Go is a more flexible game than Chess in the sense that if offers broader opportunities to change one’s strategy for another at some point during a game. While playing Go, your goals are to win and secure territory, to surround your adversary so as to undermine his objectives of territory conquest, and, when possible, to surround his pieces (stones) so as to capture them.
So, the main difficulty during a Go game is to not be overwhelmed by the great amount of pieces at stake on the board game so as to not fail to guess your opponent’s overall strategy while continuing to carry on yours. For, your best strategy and the opponent’s are based mostly upon deception; which materializes in Go game while luring one’s opponent into focusing on one or multiple attack(s) (or defensive tactics) from your side which may correspond to authentic objectives and be, at the same time, deceptive moves of forces masking a broader and more ambitious long term strategy. So, defensive and attack moves neither are necessarily true facts or deception. They may be both, so that winning painstakingly a fierce battle may mean losing the whole war! That’s why a Go game may be nervously demanding and why some players may easily become bad players sometimes.

As a person much more interested in strategy and realpolitik than in board games however my personal point of view, which once more has to be taken as a contribution, is that Go seems to be much closer to modern warfare and strategy (not to say insurgency and counterinsurgency) than Chess. In my own opinion, Chess, as a metaphoric representation of warfare and strategy, seems closer to an older vision of warfare backing to the XIXth century and earlier in the sense that wars and battles belonging to these earlier times went along codified rules exactly as Chess do. The King has the right and the power to do such or such move while the Tower cannot. There is no way for a King to move sometimes undercover. All forces in presence and their respective position on the chessboard are in full view of everyone. There is no way with Chess to suddenly add one or more pieces where and when no one could foresee it.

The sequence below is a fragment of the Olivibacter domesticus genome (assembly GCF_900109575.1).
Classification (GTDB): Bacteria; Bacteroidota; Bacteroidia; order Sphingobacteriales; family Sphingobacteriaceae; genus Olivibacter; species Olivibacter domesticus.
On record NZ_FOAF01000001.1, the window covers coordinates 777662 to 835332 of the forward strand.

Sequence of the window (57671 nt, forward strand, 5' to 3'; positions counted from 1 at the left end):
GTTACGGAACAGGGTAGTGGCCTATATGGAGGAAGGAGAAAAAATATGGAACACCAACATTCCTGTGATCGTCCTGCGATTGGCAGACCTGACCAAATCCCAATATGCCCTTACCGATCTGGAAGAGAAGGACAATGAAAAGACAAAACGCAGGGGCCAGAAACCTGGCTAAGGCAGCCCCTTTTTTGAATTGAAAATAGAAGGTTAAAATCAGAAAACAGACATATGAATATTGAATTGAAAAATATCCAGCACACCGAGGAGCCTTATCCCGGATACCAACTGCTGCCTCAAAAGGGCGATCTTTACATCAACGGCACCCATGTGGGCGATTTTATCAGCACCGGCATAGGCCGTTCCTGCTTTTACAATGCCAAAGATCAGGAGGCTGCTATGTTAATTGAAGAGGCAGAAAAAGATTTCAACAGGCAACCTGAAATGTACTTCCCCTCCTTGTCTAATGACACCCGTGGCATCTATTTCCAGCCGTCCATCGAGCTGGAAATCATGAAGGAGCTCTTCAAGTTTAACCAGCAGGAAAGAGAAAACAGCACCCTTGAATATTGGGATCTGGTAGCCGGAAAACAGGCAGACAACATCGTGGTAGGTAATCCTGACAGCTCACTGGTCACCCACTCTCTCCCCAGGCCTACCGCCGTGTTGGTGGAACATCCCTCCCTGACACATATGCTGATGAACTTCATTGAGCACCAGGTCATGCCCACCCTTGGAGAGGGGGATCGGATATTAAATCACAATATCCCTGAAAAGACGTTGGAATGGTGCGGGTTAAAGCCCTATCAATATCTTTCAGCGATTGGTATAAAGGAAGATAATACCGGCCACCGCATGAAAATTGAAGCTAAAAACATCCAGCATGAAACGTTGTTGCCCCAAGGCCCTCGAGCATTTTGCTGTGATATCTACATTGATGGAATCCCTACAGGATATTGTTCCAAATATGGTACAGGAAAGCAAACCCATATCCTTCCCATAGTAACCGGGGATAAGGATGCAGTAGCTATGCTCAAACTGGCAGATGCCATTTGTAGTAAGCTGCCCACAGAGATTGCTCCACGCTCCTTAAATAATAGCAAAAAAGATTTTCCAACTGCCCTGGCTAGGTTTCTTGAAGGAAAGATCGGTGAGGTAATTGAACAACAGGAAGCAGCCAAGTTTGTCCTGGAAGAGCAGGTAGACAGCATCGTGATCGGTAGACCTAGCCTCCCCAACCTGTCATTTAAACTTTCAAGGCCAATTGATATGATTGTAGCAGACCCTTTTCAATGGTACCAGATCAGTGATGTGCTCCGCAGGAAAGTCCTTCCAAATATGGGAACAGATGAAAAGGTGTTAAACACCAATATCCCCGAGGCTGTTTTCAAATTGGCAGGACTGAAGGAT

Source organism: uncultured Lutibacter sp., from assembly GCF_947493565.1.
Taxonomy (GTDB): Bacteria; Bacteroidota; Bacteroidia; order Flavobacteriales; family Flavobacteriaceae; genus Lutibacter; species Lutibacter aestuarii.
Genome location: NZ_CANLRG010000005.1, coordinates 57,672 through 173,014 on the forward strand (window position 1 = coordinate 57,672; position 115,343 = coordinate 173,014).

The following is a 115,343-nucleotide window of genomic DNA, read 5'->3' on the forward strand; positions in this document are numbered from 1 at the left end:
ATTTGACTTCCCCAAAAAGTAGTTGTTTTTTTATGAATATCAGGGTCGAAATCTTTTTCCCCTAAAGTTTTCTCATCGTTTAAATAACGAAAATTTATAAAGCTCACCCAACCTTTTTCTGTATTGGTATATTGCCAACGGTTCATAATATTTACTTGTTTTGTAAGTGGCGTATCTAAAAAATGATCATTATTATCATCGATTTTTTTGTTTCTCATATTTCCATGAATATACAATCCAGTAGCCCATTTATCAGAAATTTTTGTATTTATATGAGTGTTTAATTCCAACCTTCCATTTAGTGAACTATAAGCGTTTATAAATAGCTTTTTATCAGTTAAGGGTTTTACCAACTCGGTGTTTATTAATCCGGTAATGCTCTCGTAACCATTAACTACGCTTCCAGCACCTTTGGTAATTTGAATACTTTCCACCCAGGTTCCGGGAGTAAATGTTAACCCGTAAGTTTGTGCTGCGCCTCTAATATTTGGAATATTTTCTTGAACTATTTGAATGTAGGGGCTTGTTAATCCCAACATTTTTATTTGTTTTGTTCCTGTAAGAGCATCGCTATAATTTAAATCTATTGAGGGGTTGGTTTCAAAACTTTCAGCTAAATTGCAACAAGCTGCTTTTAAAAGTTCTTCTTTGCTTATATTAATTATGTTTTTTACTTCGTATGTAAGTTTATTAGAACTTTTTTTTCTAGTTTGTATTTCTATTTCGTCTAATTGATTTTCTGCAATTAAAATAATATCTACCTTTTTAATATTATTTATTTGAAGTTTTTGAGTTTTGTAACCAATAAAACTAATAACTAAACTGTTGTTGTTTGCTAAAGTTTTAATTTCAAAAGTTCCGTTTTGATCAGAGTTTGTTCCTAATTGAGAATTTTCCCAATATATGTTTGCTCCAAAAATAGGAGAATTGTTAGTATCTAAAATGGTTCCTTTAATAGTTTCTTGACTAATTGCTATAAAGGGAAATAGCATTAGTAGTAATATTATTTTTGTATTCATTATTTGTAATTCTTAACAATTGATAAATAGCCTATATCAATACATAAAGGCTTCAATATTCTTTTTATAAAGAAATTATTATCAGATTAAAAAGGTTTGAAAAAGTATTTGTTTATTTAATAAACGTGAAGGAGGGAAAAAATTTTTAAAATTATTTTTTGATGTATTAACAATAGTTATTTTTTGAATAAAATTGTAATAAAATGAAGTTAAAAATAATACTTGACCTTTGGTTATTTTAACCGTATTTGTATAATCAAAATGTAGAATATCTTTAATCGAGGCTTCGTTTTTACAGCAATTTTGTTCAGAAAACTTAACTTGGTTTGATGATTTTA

That’s why I’ll go as far as to say that the overwhelming presence of hierarchy and strictly codified rules with Chess implies something akin to gentlemanly protocol belonging to a bygone past. And, subsequently, that’s why I believe that playing Go could be an excellent and highly recommendable form of leisure for anyone studying strategy and military matters.